India is experiencing unprecedented construction boom. The country doubled its floorspace between 2001 and 2005 and is expected to add 35 billion m2 of new buildings by 2050. Buildings account for 35% of total final energy consumption in India today, and building energy use is growing at 8% annually. Studies have shown that carbon policies will have little effect on reducing building energy demand. Chaturvedi et al. predicted that, if there is no specific sectoral policies to curb building energy use, final energy demand of the Indian building sector will grow over five times by the end of this century, driven by rapid income and population growth. The growing energy demand in buildings is accompanied by a transition from traditional biomass to commercial fuels, particularly an increase in electricity use. This also leads to a rapid increase in carbon emissions and aggravates power shortage in India. Growth in building energy use poses challenges to the Indian government. To curb energy consumption in buildings, the Indian government issued the Energy Conservation Building Code (ECBC) in 2007, which applies to commercial buildings with a connected load of 100 kW or 120kVA. It is predicted that the implementation of ECBC can help save 25-40% of energy, compared to reference buildings without energy-efficiency measures. However, the impact of ECBC depends on the effectiveness of its enforcement and compliance. Currently, the majority of buildings in India are not ECBC-compliant. The United Nations Development Programme projected that code compliance in India would reach 35% by 2015 and 64% by 2017. Whether the projected targets can be achieved depends on how the code enforcement system is designed and implemented. Although the development of ECBC lies in the hands of the national government – the Bureau of Energy Efficiency under the Ministry of Power, the adoption and implementation of ECBC largely relies on state and local governments. Six years after ECBC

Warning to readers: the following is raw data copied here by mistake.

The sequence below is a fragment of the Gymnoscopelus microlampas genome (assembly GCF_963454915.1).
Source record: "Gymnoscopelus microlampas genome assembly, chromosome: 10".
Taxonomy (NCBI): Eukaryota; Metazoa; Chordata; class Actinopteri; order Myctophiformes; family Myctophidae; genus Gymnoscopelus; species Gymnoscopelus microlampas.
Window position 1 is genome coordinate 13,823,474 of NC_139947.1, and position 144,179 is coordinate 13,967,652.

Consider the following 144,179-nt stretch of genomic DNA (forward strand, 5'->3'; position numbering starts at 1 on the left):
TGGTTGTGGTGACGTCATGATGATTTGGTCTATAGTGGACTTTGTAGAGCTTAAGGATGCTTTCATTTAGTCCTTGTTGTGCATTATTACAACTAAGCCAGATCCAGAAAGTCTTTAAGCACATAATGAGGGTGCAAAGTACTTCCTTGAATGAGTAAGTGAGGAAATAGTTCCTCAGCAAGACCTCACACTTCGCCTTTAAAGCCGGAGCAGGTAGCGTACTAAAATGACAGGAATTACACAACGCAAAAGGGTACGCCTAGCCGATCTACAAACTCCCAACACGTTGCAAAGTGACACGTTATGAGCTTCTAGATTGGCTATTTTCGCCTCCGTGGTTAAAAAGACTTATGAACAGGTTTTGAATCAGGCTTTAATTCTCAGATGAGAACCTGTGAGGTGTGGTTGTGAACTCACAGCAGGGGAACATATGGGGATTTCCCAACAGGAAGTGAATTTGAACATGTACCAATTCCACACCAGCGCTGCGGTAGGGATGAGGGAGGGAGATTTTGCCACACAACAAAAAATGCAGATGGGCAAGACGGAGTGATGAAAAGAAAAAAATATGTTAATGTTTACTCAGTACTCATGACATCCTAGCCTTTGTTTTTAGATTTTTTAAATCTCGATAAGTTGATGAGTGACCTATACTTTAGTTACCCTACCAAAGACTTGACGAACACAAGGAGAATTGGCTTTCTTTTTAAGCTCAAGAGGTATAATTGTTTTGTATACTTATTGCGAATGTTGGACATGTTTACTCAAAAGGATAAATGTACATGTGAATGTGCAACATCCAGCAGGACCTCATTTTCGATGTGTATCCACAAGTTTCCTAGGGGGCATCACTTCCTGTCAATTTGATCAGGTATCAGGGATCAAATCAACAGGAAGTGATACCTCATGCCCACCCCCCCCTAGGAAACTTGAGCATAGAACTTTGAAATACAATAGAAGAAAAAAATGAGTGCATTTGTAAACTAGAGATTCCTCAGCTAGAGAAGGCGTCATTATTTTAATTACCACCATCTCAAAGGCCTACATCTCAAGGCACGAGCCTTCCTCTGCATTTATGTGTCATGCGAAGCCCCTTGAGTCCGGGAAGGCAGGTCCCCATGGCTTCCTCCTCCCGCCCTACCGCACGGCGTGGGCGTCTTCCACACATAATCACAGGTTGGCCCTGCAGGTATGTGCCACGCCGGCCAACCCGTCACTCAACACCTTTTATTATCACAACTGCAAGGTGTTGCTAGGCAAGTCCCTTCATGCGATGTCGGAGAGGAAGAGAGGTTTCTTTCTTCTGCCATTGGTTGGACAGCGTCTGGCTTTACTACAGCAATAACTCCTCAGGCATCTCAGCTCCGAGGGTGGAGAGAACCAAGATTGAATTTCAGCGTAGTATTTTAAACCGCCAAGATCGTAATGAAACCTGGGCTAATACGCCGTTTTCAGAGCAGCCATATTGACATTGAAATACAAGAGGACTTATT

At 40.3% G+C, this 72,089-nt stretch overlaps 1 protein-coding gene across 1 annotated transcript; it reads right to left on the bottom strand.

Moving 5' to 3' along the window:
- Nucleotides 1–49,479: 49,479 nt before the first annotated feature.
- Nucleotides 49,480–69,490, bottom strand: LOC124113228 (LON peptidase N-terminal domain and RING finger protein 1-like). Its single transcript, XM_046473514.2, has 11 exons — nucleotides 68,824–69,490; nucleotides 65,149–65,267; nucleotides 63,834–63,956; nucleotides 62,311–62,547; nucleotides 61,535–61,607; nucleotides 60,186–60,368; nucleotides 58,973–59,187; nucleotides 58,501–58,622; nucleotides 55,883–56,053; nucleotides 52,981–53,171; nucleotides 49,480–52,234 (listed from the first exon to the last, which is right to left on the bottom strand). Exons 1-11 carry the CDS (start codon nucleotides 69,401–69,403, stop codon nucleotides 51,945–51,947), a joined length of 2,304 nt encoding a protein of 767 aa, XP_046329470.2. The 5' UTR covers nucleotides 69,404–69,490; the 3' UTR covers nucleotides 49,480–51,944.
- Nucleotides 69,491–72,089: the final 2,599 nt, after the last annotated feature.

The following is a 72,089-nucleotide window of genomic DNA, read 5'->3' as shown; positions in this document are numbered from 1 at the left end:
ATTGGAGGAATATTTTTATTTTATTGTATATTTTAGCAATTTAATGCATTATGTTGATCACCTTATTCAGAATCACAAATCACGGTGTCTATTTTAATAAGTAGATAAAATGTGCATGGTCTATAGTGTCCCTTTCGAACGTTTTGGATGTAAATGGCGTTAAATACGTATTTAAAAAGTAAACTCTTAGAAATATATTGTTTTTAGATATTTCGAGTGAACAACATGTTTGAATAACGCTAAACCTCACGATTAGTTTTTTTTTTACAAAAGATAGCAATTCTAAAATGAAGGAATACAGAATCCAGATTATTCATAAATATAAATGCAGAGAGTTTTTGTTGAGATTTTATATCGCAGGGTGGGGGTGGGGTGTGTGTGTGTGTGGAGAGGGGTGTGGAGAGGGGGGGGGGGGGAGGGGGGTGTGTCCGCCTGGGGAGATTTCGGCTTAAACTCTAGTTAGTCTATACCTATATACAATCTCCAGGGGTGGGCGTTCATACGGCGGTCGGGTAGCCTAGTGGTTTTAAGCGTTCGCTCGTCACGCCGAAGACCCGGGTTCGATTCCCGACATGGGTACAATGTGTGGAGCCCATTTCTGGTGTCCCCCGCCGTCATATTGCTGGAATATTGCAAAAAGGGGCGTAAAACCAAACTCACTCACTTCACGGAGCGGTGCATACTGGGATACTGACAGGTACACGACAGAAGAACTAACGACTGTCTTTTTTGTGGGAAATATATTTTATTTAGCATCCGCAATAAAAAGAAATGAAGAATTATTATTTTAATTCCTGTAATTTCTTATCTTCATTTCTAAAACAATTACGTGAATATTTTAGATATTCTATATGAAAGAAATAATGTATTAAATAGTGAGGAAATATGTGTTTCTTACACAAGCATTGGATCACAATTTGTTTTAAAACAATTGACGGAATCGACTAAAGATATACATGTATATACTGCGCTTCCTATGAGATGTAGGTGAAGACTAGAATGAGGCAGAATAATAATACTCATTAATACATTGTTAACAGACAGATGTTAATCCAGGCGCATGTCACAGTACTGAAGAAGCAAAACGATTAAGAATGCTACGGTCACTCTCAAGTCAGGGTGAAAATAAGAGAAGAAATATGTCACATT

7. Improving the energy efficiency of refrigerators in India

    SciTech Connect

    Sand, J.R.; Vineyard, E.A.; Bohman, R.H.

    1995-04-01

    Five state-of-the-art, production refrigerators from different manufacturers in India were subjected to a variety of appliance rating and performance evaluation test procedures in an engineering laboratory. Cabinet heat loss, compressor calorimeter, high-ambient pull-down, and closed-door energy consumption tests were performed on each unit to assess the current status of commercially available Indian refrigerators and refrigerator component efficiencies. Daily energy consumption tests were performed at nominal line voltages and at 85% and 115% of nominal voltage to assess the effect of grid voltage variations. These test results were also used to indicate opportunities for effective improvements in energy efficiency. A widely distributed ``generic`` computer model capable of simulating single-door refrigerators with a small interior freezer section was used to estimate cabinet heat loss rates and closed door energy consumption values from basic cabinet and refrigeration circuit inputs. This work helped verify the model`s accuracy and potential value as a tool for evaluating the energy impact of proposed design options. Significant differences ranging from 30 to 90% were seen in the measured performance criterion for these ``comparable`` refrigerators suggesting opportunities for improvements in individual product designs. Modeled cabinet heat loadings differed from experimentally extrapolated values in a range from 2--29%, and daily energy consumption values estimated by the model differed from laboratory data by as little as 3% or as much as 25%, which indicates that refinement of the model may be needed for this single-door refrigerator type. Additional comparisons of experimentally measured performance criteria such as % compressor run times and compressor cycling rates to modeled results are given. The computer model is used to evaluate the energy saving impact of several modest changes to the basic Indian refrigerator design.